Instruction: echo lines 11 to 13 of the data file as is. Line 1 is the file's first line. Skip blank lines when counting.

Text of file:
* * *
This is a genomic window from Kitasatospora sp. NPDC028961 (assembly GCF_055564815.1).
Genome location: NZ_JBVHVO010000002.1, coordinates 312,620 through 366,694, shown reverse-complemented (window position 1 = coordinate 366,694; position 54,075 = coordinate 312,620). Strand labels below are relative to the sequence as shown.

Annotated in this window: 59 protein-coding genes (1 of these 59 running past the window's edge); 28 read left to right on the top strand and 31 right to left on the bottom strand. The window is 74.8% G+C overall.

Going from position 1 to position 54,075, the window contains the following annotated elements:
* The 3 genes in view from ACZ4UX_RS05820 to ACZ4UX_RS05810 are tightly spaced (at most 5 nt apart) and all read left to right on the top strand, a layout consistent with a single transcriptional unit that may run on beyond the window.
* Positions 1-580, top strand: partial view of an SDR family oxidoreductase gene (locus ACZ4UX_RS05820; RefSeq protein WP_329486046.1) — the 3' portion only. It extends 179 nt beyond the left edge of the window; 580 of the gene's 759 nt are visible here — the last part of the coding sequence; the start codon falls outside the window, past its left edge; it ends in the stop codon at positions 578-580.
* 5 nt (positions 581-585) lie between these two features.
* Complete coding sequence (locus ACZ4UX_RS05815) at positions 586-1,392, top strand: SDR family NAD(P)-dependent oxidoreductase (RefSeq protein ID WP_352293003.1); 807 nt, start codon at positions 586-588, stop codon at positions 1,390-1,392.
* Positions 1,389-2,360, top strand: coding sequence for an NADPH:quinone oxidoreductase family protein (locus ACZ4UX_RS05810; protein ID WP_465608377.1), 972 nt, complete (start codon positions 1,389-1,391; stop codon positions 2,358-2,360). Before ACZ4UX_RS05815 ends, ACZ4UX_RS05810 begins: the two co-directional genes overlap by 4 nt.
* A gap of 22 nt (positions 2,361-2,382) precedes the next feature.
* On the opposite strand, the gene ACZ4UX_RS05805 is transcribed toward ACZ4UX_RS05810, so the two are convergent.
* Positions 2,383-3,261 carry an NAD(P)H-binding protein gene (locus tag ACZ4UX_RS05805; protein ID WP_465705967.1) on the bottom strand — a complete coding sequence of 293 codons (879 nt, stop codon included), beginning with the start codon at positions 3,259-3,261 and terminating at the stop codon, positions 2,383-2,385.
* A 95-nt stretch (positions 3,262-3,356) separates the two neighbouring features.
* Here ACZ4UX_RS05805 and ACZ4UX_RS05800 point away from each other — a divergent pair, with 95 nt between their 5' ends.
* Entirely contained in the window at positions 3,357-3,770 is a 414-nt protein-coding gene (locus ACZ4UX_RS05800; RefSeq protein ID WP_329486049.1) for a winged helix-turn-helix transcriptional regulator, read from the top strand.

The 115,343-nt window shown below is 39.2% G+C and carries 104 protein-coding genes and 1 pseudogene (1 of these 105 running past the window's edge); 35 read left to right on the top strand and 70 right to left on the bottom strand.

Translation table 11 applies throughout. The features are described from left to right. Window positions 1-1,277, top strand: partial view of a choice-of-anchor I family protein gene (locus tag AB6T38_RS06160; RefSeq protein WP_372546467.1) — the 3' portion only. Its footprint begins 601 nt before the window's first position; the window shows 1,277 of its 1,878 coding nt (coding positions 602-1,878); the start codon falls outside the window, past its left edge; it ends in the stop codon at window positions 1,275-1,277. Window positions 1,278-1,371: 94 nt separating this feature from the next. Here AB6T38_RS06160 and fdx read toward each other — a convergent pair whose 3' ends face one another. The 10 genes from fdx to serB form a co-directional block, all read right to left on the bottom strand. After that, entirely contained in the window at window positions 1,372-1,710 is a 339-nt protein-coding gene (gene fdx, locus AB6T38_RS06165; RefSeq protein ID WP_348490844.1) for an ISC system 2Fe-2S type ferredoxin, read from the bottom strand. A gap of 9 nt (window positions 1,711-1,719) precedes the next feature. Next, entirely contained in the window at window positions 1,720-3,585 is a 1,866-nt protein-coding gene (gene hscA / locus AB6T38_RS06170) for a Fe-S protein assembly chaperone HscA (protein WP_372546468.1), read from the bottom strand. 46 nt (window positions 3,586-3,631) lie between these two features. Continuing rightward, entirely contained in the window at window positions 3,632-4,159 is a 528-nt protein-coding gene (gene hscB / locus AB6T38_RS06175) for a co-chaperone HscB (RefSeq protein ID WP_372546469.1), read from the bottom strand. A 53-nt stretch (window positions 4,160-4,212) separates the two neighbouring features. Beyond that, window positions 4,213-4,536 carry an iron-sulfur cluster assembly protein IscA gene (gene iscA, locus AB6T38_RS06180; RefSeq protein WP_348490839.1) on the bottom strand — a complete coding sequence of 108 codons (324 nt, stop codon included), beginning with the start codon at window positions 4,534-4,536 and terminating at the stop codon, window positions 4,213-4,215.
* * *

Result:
* On the opposite strand, the gene ACZ4UX_RS05805 is transcribed toward ACZ4UX_RS05810, so the two are convergent.
* Positions 2,383-3,261 carry an NAD(P)H-binding protein gene (locus tag ACZ4UX_RS05805; protein ID WP_465705967.1) on the bottom strand — a complete coding sequence of 293 codons (879 nt, stop codon included), beginning with the start codon at positions 3,259-3,261 and terminating at the stop codon, positions 2,383-2,385.
* A 95-nt stretch (positions 3,262-3,356) separates the two neighbouring features.